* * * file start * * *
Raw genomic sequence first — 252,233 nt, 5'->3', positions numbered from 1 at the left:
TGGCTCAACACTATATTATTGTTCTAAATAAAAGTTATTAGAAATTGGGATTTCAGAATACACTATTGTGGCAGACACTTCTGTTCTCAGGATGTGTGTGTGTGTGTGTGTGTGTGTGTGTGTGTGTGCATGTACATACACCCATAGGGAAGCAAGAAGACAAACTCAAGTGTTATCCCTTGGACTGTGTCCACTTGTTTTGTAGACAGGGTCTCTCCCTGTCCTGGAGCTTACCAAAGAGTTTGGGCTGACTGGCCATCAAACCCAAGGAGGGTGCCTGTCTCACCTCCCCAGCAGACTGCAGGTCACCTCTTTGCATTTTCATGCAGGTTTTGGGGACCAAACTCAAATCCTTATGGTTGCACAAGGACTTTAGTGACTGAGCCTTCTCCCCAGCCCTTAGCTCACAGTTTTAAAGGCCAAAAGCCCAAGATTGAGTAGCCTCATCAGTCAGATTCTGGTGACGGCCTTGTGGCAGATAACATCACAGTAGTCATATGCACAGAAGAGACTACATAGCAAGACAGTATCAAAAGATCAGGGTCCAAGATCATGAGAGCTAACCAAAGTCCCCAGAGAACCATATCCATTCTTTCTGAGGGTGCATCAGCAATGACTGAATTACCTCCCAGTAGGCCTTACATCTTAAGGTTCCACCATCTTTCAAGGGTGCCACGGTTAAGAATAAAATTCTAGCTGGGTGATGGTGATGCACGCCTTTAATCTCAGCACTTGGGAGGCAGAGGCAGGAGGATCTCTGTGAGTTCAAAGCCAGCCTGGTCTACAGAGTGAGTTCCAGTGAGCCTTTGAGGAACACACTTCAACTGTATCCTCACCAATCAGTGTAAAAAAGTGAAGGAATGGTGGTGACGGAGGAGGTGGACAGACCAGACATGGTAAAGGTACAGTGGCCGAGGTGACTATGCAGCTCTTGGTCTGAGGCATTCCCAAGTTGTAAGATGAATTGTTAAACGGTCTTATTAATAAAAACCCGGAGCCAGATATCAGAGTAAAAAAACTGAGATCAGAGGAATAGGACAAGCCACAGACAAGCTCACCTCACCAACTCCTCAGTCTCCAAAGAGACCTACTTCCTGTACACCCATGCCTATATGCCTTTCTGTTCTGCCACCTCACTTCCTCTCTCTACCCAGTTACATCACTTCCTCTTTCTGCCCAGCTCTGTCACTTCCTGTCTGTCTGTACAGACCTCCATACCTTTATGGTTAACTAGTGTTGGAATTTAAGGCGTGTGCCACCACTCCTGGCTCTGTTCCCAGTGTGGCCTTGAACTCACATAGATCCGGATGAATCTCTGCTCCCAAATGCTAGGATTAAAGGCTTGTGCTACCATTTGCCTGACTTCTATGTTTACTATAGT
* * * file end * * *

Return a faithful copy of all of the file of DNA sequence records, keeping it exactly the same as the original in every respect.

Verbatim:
Raw genomic sequence first — 252,233 nt, 5'->3', positions numbered from 1 at the left:
TGGCTCAACACTATATTATTGTTCTAAATAAAAGTTATTAGAAATTGGGATTTCAGAATACACTATTGTGGCAGACACTTCTGTTCTCAGGATGTGTGTGTGTGTGTGTGTGTGTGTGTGTGTGTGTGCATGTACATACACCCATAGGGAAGCAAGAAGACAAACTCAAGTGTTATCCCTTGGACTGTGTCCACTTGTTTTGTAGACAGGGTCTCTCCCTGTCCTGGAGCTTACCAAAGAGTTTGGGCTGACTGGCCATCAAACCCAAGGAGGGTGCCTGTCTCACCTCCCCAGCAGACTGCAGGTCACCTCTTTGCATTTTCATGCAGGTTTTGGGGACCAAACTCAAATCCTTATGGTTGCACAAGGACTTTAGTGACTGAGCCTTCTCCCCAGCCCTTAGCTCACAGTTTTAAAGGCCAAAAGCCCAAGATTGAGTAGCCTCATCAGTCAGATTCTGGTGACGGCCTTGTGGCAGATAACATCACAGTAGTCATATGCACAGAAGAGACTACATAGCAAGACAGTATCAAAAGATCAGGGTCCAAGATCATGAGAGCTAACCAAAGTCCCCAGAGAACCATATCCATTCTTTCTGAGGGTGCATCAGCAATGACTGAATTACCTCCCAGTAGGCCTTACATCTTAAGGTTCCACCATCTTTCAAGGGTGCCACGGTTAAGAATAAAATTCTAGCTGGGTGATGGTGATGCACGCCTTTAATCTCAGCACTTGGGAGGCAGAGGCAGGAGGATCTCTGTGAGTTCAAAGCCAGCCTGGTCTACAGAGTGAGTTCCAGTGAGCCTTTGAGGAACACACTTCAACTGTATCCTCACCAATCAGTGTAAAAAAGTGAAGGAATGGTGGTGACGGAGGAGGTGGACAGACCAGACATGGTAAAGGTACAGTGGCCGAGGTGACTATGCAGCTCTTGGTCTGAGGCATTCCCAAGTTGTAAGATGAATTGTTAAACGGTCTTATTAATAAAAACCCGGAGCCAGATATCAGAGTAAAAAAACTGAGATCAGAGGAATAGGACAAGCCACAGACAAGCTCACCTCACCAACTCCTCAGTCTCCAAAGAGACCTACTTCCTGTACACCCATGCCTATATGCCTTTCTGTTCTGCCACCTCACTTCCTCTCTCTACCCAGTTACATCACTTCCTCTTTCTGCCCAGCTCTGTCACTTCCTGTCTGTCTGTACAGACCTCCATACCTTTATGGTTAACTAGTGTTGGAATTTAAGGCGTGTGCCACCACTCCTGGCTCTGTTCCCAGTGTGGCCTTGAACTCACATAGATCCGGATGAATCTCTGCTCCCAAATGCTAGGATTAAAGGCTTGTGCTACCATTTGCCTGACTTCTATGTTTACTATAGT